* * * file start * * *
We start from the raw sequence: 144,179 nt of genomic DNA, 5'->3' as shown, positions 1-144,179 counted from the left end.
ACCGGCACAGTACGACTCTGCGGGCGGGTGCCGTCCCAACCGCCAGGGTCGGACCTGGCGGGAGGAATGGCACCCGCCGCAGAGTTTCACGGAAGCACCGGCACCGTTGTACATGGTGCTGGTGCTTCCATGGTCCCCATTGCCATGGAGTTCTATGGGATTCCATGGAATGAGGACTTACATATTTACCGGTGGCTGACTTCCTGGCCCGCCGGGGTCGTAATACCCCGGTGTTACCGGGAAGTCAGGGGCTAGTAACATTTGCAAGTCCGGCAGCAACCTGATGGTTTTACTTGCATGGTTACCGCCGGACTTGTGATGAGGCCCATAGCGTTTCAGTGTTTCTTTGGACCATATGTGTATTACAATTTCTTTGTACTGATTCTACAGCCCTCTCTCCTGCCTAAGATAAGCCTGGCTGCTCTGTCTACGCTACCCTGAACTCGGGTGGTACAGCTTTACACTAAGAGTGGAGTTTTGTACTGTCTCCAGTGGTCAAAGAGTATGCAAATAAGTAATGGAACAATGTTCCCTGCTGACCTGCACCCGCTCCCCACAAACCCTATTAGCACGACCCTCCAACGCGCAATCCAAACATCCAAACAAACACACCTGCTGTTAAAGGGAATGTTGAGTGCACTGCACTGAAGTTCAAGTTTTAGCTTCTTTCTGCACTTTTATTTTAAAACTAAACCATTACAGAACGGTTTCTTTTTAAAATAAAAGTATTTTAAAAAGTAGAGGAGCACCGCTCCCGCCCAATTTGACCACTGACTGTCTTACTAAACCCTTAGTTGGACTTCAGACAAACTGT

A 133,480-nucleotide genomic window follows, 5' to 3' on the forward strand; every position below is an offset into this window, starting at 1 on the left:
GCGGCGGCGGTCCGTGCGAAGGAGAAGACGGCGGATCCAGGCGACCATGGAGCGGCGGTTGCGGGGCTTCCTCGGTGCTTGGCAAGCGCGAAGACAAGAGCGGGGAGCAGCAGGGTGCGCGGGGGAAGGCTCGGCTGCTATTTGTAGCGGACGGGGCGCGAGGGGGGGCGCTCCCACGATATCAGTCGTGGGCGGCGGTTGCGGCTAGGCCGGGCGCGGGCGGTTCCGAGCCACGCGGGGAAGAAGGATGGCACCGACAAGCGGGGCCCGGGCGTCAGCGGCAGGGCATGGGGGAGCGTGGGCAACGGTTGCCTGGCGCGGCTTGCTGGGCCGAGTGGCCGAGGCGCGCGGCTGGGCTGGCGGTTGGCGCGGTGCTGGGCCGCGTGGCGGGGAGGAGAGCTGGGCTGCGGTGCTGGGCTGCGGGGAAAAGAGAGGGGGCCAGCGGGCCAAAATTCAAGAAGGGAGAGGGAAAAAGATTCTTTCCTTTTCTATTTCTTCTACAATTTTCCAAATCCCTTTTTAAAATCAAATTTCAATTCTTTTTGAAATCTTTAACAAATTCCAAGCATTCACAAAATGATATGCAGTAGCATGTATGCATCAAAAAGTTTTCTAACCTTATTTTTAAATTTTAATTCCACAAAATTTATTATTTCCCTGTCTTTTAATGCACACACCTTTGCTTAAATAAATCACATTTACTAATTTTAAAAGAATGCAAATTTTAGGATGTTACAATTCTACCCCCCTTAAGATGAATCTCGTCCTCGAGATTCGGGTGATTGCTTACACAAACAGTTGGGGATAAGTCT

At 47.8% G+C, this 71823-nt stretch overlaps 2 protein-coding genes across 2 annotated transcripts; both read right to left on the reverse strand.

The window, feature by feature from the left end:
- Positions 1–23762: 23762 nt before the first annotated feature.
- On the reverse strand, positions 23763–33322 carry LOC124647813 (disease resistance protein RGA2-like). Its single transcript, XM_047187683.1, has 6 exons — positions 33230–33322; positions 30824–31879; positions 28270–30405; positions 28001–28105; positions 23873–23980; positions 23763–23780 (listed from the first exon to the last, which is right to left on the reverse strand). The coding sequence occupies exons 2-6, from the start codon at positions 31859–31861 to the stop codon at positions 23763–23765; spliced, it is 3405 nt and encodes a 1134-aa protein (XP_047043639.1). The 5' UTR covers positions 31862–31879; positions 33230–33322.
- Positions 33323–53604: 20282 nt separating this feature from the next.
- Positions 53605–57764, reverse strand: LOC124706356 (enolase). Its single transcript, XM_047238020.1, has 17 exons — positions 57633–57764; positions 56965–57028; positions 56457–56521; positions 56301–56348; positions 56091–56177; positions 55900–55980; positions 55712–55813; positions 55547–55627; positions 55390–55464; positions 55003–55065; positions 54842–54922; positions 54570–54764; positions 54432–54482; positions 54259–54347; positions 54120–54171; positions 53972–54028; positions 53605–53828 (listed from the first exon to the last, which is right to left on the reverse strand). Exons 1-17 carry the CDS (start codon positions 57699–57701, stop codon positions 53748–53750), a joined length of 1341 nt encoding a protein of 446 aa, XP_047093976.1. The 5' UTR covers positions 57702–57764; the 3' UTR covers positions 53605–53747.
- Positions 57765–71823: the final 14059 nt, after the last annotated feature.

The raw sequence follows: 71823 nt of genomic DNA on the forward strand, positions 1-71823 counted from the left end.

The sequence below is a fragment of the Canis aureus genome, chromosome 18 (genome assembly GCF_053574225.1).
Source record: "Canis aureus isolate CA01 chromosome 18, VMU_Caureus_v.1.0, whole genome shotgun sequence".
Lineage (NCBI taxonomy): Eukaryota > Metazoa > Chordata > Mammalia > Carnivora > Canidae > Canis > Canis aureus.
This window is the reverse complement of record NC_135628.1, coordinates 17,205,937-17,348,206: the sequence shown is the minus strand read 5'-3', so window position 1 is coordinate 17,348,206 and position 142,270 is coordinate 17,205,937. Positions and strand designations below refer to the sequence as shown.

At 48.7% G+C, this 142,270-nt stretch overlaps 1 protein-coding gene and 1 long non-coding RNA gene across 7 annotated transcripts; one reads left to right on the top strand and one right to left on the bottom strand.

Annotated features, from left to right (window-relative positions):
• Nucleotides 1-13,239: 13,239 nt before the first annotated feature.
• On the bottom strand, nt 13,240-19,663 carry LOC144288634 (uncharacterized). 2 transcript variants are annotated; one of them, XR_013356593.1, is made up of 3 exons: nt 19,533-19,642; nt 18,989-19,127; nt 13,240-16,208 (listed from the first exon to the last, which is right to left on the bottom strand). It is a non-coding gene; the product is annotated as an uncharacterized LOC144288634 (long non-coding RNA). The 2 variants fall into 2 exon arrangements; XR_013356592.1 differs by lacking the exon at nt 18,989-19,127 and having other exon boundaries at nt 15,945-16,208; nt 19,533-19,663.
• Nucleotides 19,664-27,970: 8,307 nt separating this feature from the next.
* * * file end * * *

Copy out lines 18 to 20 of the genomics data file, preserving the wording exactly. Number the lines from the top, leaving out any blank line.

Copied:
Annotated features, from left to right (window-relative positions):
• Nucleotides 1-13,239: 13,239 nt before the first annotated feature.
• On the bottom strand, nt 13,240-19,663 carry LOC144288634 (uncharacterized). 2 transcript variants are annotated; one of them, XR_013356593.1, is made up of 3 exons: nt 19,533-19,642; nt 18,989-19,127; nt 13,240-16,208 (listed from the first exon to the last, which is right to left on the bottom strand). It is a non-coding gene; the product is annotated as an uncharacterized LOC144288634 (long non-coding RNA). The 2 variants fall into 2 exon arrangements; XR_013356592.1 differs by lacking the exon at nt 18,989-19,127 and having other exon boundaries at nt 15,945-16,208; nt 19,533-19,663.